By CHRIS GARDNER
Independent Contractors and Businesses Association of B.C.
THE BIG SMILING premier from Kelowna always knew defeat in politics was inevitable. After all, no political party rules forever. It could come after one term, or two or three or four, but a loss was always coming. It was just a matter of time.
W.A.C. Bennett had been premier for 20 years when the NDP finally defeated him in 1972. But he saw that loss as an opportunity to cement another generation of free enterprise government. He was right: three years later, the NDP were vanquished again.
“People needed to put their finger on the hot stove, and feel it,” W.A.C. Bennett said on election night, 1975, the night the Socreds defeated the NDP and were restored to government. “They felt it! And tonight they’ve taken it away.”
As we prepare for Premier John Horgan – with his Green-infused plans to raise taxes, kill responsible resource development projects, strangle job creators with red tape, and go into deficit – W.A.C.’s words ring true again. B.C. is about to experience the economic pain NDP governments inevitably cause in British Columbia.
B.C.’s finger is on the hot stove again.
Horgan and Andrew Weaver live 1,282 kilometres away from the Site C dam, but are rigging the BC Utilities Commission process to kill Site C, and fire 2,200 construction workers. These men and women got up this morning and went to the job site to support their families and build a project that will deliver clean reliable power for future generations.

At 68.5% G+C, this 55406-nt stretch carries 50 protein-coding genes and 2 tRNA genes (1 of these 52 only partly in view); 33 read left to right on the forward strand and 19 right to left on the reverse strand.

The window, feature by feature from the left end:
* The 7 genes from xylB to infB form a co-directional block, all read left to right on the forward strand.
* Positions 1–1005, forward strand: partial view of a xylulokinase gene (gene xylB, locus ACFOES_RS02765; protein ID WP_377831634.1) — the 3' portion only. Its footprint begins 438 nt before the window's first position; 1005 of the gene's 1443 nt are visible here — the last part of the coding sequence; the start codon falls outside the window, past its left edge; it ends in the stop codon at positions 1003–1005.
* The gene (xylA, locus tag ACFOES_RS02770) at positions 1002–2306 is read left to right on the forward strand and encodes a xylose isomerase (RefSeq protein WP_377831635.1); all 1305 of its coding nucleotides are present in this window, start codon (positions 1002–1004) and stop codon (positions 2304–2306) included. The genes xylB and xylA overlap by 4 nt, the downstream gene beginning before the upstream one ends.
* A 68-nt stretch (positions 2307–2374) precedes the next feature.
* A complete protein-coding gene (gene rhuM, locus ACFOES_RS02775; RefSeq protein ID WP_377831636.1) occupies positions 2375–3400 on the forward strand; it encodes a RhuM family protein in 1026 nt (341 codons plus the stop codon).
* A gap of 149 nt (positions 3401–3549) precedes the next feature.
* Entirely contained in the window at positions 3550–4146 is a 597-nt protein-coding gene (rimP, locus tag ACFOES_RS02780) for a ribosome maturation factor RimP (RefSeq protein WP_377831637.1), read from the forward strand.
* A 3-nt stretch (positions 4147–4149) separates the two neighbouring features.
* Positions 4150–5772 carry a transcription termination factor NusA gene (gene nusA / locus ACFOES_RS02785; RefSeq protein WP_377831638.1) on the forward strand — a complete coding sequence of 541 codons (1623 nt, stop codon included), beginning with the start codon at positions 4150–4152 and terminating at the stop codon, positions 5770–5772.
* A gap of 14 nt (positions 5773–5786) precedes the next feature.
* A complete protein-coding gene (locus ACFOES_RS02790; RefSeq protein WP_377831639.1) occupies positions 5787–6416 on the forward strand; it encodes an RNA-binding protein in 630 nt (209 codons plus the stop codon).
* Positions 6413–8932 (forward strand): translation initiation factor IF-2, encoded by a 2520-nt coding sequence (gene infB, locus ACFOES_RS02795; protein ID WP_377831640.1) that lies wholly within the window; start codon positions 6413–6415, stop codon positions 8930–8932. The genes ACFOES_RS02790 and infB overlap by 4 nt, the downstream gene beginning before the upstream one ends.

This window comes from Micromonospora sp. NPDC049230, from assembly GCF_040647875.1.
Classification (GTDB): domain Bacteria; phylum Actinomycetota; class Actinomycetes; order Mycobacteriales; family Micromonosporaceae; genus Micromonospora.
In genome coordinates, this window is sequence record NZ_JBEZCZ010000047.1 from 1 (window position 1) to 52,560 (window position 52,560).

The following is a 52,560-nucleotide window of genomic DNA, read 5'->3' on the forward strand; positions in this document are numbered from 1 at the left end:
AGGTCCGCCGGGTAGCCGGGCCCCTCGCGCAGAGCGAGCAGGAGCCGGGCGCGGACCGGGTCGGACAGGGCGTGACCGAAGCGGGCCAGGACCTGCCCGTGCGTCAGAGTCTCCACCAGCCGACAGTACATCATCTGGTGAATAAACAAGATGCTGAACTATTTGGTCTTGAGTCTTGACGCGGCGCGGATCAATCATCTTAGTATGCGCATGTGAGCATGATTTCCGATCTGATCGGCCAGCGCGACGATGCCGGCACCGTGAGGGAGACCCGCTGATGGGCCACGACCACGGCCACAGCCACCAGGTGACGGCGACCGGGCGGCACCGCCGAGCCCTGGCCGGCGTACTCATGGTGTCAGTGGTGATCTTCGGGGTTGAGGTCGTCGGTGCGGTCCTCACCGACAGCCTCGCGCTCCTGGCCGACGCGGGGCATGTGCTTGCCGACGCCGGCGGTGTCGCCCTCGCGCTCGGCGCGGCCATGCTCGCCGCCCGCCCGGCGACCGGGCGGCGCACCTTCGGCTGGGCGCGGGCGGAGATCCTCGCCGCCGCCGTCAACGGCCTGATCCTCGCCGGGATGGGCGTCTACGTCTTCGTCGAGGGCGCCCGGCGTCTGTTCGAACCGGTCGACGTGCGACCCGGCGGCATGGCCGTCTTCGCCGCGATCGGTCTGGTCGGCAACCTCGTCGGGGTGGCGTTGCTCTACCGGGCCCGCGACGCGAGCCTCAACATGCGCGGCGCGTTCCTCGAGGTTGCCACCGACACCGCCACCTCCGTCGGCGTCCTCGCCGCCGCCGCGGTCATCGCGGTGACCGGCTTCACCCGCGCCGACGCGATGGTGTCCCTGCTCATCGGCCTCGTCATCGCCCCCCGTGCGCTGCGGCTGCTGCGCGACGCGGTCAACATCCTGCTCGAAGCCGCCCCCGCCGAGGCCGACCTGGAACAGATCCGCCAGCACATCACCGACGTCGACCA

Site C spent more than a decade going through environmental assessments and regulatory reviews, and was signed off by both the federal and provincial governments – all of which was upheld by a unanimous decision of the B.C. Court of Appeal last fall.
Horgan and Weaver’s backroom deal promises a Site C review based on “current” energy supply and demand. This stacks the deck against a project that isn’t being built for today, but to help meet B.C.’s electricity needs for the next century, and to offer a climate-friendly alternative to fossil fuels.
It’s short-term thinking, partisan politics and outright hypocrisy at its worst: In 2009, Andrew Weaver was a passionate defender of Site C. He wanted BC Hydro to get back into megaprojects. “They should be carving out their niche with the Site C dam,” he told The Globe and Mail. “I cannot see what is stopping Site C.” Now he is the one stopping Site C’s clean energy.
The NDP-Green goal of “revitalizing the environmental review process” is code for finding ways to get to “No.” They plan to inject their politics into every regulatory and environmental review of important energy, resource and infrastructure projects.
Not found in the Horgan-Weaver pact: any prospect of a balanced budget, any target for economic growth, any plan to build the infrastructure we need to compete in a global economy, or any plan to harness our natural resources responsibly. In short, no bold vision to build our province.
More than 200,000 people in B.C. make a living in construction. Another 65,000 people work in forestry and tens of thousands more on pipelines, in the mines, on the water, and in the oil and gas sector – responsibly developing B.C.’s abundant natural resources.
These are real projects, real jobs and real families. They are not “a myth,” or “unicorns,” as Weaver so arrogantly dismissed them last week with Horgan standing by his side. When Horgan and Weaver talk about “yesterday’s economy,” they demean the work of hundreds of thousands of British Columbians who put on a tool belt every morning and go about building our province.
W.A.C. Bennett knew what would happen as British Columbians saw jobs disappear and the province’s prosperity evaporate under the 1970s NDP. We’d pull our hand from the hot stove.
Let’s hope that once again we learn our lesson quickly, and that our economy doesn’t get burned too badly by this new NDP-Green coalition government.
The Independent Contractors and Businesses Association (ICBA) represents more than 2,000 members and clients in B.C.’s construction industry.